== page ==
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Wilson's Disease


Wilson's disease is a familial, chronic and life-threatening copper metabolism disorder that requires urgent medical evaluation and treatment.

  • In 1912, the British neurologist Samuel Wilson described the disease for the first time.
  • Among other things, a gene defect inthe copper transport proteinATPase (ATP7B) is known as the decisive cause, whereby more than 700 mutations have been described in the meantime.
  • Some mutations can lead to impaired biliary copper excretion, with toxic copper accumulation affecting the liver and brain in particular.- The disease is inherited in an autosomal recessive manner & is fatal in many cases if untreated.
  • It is considered a rare disease because it occurs with a frequency of about 1:30,000.

What physiological role does copper play in the body?
Copper is essential as a trace element because it is involved in essential metabolic processes in various organs and tissues.

The percentage distribution of copper in individual organs and tissues of the human body is estimated as follows:

Adapted from Marktl W. Physiology and nutritional physiology of copper. Journal of Mineral Metabolism & Musculoskeletal Diseases. 2000; 7 (2), 27-30.

Examples of endogenous processes in which copper plays a role:

  • Growth
  • Angiogenesis & iron transport
  • Immune defense system
  • Bone & connective tissue strength
  • Brain development
  • Glucose metabolism
  • Pigmentation of the skin, hair and eyes

How much copper does the human body need?

Under normal circumstances, the amount of copper is highly regulated, as non-protein-bound copper reacts toxically in the body and leads to severe organ damage at high concentrations. Therefore, the German Nutrition Society recommends the following estimated values for an adequate daily intake:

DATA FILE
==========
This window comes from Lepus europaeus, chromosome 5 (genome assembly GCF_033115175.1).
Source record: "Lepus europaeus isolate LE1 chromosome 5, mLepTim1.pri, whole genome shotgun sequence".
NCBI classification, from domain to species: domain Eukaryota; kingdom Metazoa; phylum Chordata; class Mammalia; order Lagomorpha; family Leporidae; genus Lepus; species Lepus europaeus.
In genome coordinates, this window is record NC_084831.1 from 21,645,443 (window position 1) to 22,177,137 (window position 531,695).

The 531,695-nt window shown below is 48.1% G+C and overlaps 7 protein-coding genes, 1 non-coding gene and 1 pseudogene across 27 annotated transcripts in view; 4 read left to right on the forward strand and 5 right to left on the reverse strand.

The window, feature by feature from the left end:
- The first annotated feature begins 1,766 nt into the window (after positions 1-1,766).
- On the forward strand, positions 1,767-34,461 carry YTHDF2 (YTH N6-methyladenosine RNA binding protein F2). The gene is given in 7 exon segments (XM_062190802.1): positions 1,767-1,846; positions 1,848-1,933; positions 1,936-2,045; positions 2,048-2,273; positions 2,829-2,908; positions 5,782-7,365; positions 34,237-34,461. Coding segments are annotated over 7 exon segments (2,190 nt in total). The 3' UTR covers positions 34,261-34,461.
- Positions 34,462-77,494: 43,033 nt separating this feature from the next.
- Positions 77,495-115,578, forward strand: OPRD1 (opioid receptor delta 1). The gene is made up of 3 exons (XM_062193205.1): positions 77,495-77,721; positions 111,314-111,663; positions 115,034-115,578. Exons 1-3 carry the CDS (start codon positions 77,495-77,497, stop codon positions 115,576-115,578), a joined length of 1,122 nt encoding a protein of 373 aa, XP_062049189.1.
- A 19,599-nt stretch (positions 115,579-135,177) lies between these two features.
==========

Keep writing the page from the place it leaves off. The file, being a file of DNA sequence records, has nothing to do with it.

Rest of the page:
0 - 4 months
4 - under 12 months
1 to 7 years
from 7 years old to adults
0,2 - 0,6 0,6 - 0,7 0,5 - 1.01,0 - 1,5

For example, 1 mg copper is contained in:

Food Quantity (in grams)
Cocoa powder25
Brewer's yeast25
Wheat germ50
Wheat bran60
Wholemeal rye flour125


Although it is primarily the liver and brain that are restricted in their function, other organs can also be affected. According to epidemiological studies, the first symptoms appear between the ages of five and 45, and rarely thereafter.

Symptoms include:

Hepatic: chronic. hepatitis, liver cirrhosis and even liver failure. Symptoms usually appear from the age of 2.

Neurological: motor and coordination disorders can occur occasionally, such as tremor, movement disorders, but also writing, swallowing and speech disorders. Symptoms usually appear from the age of 15.

Psychiatric: psychiatric changes such as concentration disorders, mood swings or depression appear in about one third of those affected. Symptoms usually appear from the age of 15.

Ophthalmological: about 80% of patients show so-called Kayser-Fleischer rings, which stand out due to a 1-3 mm wide greenish-brown, reddish or golden-brown ring at the edge of the cornea. The rings are caused by copper deposition and do not have to be completely closed. The symptoms usually appear from the age of 10.

Course of the disease

The course of Wilson's disease sometimes varies greatly from patient to patient. This depends, among others, on the following factors:

  • Type and severity of the mutations
  • Sex
  • Age, onset and severity of symptoms
  • Time of diagnosis and start of therapy
  • Adherence to therapy
  • Comorbidities

If the diagnosis is made relatively early, i.e. in the still asymptomatic stage, and if therapy is initiated early and maintained throughout life, those affected have a fundamentally positive prognosis with regard to their life expectancy.


The presumption of Wilson's disease usually follows: